In Maun there will be an introduction meeting where all participants will get an overview of the course structure and possible research topics. After that all participants will travel to the research-camp which is located in the midst of Okavango Delta. You will acquire new skills regarding nature conservation and wildlife management and dedicate yourself to own research projects for 1 1/2 months. Later on you will present your results to other participants of the course.
This placement has been especially conceived, in conjunction with the Okavango Research Institute of the University of Botswana (ORI), to equip students from a variety of disciplines for working on nature conservation projects. Participants will be instructed in the theoretical and practical aspects of nature conservation and animal protection in Africa, which will be illustrated in extensive case studies, numerous practical applications, excursions and discussions with all parties involved. The aim is to introduce future nature conservationists to standard research techniques from data collection and analysis to field research and environmental management. During the course, the emphasis will be on two important work areas:
- Biodiversity monitoring purposes the monitoring and surveillance of species and population dynamics in ecosystems. It provides an essential tool to adaptive management that enables perturbations to be measured in space and time and reviews the effectiveness of different conservation measures. Thus biodiversity monitoring contributes to urban and conservation planning processes.
- The Human-Wildlife Conflict Project is an important research area forming part of your work experience. In conjunction with the Okavango Research Institute of the University of Botswana, it attempts to identify conflicts between man and wildlife and to develop concepts for measures to prevent such conflicts in the future.The vast expanse covered by the Okavango Delta is home to innumerable wild animals who either live their permanently or roam through large parts of the area in the course of the year. However, in recent times man has seized more and more of their refuges or even water sources, making them inaccessible to animals. Consequently, it frequently happens that animals such as elephants destroy the farmers’ farms or fields in their daily quest for water. The aim of the Human-Wildlife Conflict Project is therefore to achieve a balance which is fair to both man and animal. Using development aid, training courses and educational schemes the project helps the farmers and local people to build protective walls, makes other water-holes for the animals away from the settlements and shows the people how they can live in harmony with wildlife. To date very few studies have been made analysing the interaction between man and animal in Africa. It is therefore all the more important that information about spatial patterns, environmental effects or socio-economic aspects of the Human-Wildlife Conflict be collected, in order to identify potential conflict situations and introduce countermeasures such as land use planning.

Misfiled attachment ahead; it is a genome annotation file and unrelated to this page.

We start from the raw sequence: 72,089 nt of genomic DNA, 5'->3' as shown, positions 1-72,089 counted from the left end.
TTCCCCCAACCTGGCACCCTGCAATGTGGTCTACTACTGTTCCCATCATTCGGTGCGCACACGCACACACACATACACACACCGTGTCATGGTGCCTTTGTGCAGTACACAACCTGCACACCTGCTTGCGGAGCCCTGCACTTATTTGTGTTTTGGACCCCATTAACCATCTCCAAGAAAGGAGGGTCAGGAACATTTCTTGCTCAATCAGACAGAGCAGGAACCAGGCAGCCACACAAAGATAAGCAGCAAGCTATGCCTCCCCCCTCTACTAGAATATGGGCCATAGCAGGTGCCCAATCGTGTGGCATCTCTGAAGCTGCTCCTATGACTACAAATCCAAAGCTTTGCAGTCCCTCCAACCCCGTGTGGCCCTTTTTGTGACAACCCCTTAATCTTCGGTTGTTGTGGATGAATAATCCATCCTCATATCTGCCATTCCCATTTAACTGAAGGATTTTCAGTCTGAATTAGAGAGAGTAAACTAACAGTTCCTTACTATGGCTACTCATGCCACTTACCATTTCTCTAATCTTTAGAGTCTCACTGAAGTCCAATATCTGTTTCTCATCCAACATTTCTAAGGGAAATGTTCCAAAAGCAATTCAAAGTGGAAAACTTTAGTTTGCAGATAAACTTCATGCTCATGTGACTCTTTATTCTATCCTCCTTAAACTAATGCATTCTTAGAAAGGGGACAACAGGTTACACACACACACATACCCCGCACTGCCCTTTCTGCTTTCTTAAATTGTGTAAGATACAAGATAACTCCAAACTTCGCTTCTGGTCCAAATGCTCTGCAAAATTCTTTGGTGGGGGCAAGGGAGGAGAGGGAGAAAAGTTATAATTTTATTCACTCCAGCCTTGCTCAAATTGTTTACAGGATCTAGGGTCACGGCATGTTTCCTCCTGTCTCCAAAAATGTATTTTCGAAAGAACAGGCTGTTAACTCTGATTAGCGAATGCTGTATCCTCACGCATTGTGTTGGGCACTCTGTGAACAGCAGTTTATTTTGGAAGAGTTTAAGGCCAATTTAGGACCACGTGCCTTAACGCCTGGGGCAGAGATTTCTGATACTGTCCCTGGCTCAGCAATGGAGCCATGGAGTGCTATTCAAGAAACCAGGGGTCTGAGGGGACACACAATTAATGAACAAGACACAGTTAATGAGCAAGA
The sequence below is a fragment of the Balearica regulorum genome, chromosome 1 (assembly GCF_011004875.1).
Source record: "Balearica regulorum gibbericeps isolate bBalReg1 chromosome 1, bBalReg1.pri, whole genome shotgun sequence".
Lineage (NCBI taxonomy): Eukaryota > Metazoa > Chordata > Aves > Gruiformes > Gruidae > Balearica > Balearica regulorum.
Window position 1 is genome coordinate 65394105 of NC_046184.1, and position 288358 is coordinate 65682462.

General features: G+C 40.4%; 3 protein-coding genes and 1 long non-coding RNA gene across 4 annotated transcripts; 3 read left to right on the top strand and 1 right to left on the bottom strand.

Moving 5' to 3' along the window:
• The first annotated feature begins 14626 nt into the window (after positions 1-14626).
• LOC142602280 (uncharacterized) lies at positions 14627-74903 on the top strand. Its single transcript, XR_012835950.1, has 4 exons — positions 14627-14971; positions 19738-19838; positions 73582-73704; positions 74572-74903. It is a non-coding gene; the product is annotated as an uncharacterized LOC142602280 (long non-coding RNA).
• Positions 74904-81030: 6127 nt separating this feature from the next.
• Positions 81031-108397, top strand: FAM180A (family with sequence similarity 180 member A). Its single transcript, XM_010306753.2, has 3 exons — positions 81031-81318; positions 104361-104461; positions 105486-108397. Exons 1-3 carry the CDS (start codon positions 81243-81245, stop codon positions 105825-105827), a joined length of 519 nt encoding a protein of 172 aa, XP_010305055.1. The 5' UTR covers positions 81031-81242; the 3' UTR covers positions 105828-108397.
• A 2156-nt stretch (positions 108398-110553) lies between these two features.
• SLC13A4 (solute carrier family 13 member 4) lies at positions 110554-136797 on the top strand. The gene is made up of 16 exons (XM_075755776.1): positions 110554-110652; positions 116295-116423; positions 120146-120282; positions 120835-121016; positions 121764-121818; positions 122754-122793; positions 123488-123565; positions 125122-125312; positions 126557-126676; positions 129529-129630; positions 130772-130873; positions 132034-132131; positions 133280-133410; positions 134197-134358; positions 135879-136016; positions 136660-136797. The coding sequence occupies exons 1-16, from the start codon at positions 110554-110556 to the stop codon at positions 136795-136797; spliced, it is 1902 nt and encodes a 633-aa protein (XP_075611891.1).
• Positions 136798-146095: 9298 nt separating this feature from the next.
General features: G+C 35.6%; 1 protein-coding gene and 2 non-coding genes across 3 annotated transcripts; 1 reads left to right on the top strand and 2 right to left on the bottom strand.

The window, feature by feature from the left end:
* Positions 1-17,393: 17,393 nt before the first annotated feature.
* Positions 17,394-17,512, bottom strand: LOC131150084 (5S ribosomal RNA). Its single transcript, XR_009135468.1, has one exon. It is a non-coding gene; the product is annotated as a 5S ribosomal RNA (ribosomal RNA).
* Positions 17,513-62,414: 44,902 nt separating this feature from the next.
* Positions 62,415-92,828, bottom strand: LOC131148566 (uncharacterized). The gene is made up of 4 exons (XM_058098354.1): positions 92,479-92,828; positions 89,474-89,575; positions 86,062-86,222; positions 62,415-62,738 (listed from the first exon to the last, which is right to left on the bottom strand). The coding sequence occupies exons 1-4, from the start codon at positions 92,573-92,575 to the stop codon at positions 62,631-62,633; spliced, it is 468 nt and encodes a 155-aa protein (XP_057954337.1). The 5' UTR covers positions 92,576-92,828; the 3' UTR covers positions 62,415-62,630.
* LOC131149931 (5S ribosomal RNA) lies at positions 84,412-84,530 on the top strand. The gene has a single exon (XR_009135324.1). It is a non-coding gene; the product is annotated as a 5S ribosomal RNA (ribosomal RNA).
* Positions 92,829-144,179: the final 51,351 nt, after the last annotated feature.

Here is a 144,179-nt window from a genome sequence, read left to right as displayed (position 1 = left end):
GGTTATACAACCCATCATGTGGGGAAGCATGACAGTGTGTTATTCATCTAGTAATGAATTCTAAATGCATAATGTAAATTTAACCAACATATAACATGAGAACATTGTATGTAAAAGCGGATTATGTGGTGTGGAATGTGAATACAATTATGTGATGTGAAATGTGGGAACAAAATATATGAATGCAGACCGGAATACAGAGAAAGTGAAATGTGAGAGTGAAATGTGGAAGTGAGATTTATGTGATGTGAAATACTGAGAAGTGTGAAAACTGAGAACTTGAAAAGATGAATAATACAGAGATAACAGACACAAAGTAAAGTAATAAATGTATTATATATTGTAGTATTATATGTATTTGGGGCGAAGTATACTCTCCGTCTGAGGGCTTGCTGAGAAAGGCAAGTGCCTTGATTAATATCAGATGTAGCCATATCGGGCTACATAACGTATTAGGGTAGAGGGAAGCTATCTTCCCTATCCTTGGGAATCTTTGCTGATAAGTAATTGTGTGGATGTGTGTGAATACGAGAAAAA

On arrival into Maun, Botswana, students will stay at a gated campsite in twin dome tents on cots. There are male and female communal bathrooms with basins, showers and toilets. Hot water is provided via solar geysers. Communal laundry facilities are available to students with detergent for washing clothes provided. A communal kitchen and dining area are situated within the campsite. Meals will be prepared together with other students in the camp. Food for three meals each day will be provided along with drinking water.
After their first week in Maun all participants will move to the research-camp which is located in and around the Okavango Delta. Students stay in twin dome tents on cots and have male/female pit-toilets and bucket shower facilities. Meals are prepared by an in-house cook in an open communal tent dining area. The fire is burning every night under the magnificent African skies full of bright stars, the Milky Way, and listening to the sounds of the bush!
- Age limit: 18 and over
- Start date: Dates upon request
- Duration: 8 weeks
- Project location: Chobe National Park and Okavango Delta
- Accommodation: Two-man tents
- Language requirements: English (a good level of school English is sufficient)
- Suitable for: Internship, sabbatical, time off, training
- Certification: Attendance certificate
- Placement in the internship
- Assistance with travel arrangements
- Assistance with selecting travel insurance
- Assistance with booking flights
- Pre-departure information pack
- Accommodation during the internship
- All meals during the internship incl. off days
- Teaching material
- English-speaking support by long-term experienced staff
- 24/7-support throughout the internship
Fees: 6.550 € (depends on the exchange rate of the US dollar)